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The marginalised and repressed low caste Musahar community of North India.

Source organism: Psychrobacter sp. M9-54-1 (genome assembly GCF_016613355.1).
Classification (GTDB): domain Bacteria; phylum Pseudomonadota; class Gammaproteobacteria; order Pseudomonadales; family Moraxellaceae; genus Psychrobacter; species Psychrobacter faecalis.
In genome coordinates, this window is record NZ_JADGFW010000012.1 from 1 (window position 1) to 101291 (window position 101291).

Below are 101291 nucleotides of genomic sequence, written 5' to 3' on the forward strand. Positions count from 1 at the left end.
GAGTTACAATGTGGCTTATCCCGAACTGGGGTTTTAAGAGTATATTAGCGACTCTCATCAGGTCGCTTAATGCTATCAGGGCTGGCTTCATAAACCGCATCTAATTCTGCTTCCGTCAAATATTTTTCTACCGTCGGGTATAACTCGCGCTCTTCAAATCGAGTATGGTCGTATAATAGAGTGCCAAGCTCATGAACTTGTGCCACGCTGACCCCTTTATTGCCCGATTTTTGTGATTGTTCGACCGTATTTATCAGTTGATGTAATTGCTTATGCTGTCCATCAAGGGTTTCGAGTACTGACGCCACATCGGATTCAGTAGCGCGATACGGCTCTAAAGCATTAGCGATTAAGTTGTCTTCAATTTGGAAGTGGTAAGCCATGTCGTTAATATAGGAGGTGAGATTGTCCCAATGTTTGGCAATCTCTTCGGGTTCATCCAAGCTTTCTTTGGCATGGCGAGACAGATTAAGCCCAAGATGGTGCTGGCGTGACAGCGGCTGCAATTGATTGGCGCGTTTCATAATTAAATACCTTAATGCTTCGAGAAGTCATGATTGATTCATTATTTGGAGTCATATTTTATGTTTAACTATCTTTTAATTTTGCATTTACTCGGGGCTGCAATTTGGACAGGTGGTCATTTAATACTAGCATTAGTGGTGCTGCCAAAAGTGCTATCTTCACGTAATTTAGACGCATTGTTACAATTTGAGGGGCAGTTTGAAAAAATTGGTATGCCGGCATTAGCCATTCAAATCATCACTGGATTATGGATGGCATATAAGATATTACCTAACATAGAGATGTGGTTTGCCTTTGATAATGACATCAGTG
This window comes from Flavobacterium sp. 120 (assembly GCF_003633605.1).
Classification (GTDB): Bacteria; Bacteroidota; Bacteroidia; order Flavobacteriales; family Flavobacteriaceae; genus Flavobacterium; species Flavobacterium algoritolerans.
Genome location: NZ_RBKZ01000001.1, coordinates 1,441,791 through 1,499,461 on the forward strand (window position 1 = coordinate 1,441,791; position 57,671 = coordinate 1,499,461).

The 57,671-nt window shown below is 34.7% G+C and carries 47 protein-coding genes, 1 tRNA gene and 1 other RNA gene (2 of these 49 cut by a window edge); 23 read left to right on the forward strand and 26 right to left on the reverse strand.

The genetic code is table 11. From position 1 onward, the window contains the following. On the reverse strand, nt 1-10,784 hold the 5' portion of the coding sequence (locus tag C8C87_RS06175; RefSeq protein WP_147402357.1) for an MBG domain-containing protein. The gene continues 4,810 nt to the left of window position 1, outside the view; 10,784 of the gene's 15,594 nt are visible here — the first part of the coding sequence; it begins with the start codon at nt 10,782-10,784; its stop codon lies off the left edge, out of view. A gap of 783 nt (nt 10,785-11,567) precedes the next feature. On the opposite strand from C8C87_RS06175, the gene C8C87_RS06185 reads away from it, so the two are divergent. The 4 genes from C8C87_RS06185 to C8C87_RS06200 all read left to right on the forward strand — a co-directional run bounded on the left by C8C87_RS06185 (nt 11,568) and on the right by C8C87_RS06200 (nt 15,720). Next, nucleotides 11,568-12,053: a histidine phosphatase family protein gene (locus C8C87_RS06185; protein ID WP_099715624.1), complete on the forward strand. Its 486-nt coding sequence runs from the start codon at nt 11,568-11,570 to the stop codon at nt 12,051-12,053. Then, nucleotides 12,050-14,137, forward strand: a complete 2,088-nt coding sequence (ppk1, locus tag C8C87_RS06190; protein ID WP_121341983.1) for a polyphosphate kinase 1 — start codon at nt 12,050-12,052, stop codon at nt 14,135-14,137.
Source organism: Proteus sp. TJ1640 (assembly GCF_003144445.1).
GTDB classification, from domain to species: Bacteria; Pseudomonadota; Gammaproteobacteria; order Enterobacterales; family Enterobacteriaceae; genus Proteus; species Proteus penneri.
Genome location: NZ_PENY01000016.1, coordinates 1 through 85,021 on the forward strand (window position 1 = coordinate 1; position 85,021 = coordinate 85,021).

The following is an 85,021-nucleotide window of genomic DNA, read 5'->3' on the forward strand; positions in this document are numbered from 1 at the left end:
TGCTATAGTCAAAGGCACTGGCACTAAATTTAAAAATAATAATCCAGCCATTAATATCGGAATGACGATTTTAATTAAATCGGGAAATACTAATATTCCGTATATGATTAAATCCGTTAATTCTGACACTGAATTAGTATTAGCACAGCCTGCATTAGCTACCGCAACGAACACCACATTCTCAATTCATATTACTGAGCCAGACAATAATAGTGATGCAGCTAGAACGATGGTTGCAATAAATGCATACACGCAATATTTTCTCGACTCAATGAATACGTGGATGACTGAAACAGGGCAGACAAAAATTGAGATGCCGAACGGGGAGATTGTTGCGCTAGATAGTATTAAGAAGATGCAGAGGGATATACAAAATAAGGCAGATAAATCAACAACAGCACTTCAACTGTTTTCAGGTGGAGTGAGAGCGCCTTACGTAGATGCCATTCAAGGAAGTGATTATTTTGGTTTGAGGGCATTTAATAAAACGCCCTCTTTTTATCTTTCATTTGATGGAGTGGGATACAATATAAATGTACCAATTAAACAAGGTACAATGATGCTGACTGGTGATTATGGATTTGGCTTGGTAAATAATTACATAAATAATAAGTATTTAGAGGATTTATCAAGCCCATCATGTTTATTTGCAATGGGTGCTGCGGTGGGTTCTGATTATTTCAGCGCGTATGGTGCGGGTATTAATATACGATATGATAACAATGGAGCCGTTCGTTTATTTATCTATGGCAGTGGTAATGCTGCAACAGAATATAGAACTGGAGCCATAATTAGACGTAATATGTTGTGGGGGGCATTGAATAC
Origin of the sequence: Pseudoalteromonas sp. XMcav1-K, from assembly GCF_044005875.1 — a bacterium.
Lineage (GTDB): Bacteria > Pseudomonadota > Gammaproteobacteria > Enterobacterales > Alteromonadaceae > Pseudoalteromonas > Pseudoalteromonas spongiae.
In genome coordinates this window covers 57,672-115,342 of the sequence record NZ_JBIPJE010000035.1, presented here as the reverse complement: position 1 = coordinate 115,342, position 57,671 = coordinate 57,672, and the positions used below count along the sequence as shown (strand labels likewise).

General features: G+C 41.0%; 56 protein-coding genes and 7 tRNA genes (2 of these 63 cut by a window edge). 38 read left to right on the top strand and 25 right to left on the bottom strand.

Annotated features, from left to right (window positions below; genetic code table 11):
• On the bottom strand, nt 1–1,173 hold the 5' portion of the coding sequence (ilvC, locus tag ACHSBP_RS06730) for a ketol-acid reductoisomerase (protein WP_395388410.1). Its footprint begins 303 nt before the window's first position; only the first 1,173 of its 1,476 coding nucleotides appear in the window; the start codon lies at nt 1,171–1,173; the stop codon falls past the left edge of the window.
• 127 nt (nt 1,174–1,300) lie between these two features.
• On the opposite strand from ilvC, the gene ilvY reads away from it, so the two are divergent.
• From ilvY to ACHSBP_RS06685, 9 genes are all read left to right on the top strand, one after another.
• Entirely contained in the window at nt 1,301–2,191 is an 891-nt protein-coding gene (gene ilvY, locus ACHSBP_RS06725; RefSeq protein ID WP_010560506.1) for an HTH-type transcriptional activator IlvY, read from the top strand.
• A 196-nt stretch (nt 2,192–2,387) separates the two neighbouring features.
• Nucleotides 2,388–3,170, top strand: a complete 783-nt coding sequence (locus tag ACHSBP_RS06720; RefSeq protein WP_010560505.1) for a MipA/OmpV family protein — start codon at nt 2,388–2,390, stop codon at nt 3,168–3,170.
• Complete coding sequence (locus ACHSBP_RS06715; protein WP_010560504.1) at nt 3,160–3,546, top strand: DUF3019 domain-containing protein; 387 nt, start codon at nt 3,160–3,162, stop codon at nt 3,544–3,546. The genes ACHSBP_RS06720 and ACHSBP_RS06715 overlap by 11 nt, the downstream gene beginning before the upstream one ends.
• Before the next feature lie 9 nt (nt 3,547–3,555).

Migrant workers from the Adivasi (ie. NOT Musahar) community carry bricks from the oven to waiting trucks. This kiln is located close to Phulva Patti village in Kushinagar district. Many Musahar people from Maharajganj and Kushinagar districts in Uttar Pradesh find casual employment in local brick kilns. Other low caste and tribal communities, including Adivasis from the state of Jharkhand, work on the brick kilns. Income is based on piece-work. One Rupee is paid for every forty bricks carried from the kiln to waiting trucks. Sixteen Rupees (GB£0.20) is paid for every 100 bricks moulded from the local clay. This moulding work is performed mainly by Musahar men who can expect to earn up to 160 Rupees (GB£2.00) per day. Rates of pay are reduced in the winter. The day begins at 3am and finishes at 12 noon to avoid suffering the debilitating midday sun which dries the clay making it harder to handle. ..The Musahar community are one of India's most impoverished and marginalised groups. They are considered untouchable within the heavily stratified Hindu caste system. Most Musahar people reside in rural districts of Nepal and India's Uttar Pradesh, Madhya Pradesh and Bihar states where they are the victims of ingrained local prejudice and administrative indifference. Literacy levels in the community are as low as 2 percent and child malnutrition is common. The Musahar are poorly represented in both district-level government and the local administration. They suffer from low-self esteem and alcohol abuse is particularly common among men. An ongoing campaign for land-rights has provided an independent source of income for some but most Musahars continue to work as day-wage labourers for high caste land owners. Other campaigns have delivered successes in, for instance, the right to subsidised rations. But many of these victories are isolated and demonstrate the difficulties faced by Musahar people in raising a united voice against their suffering. The dominance of high caste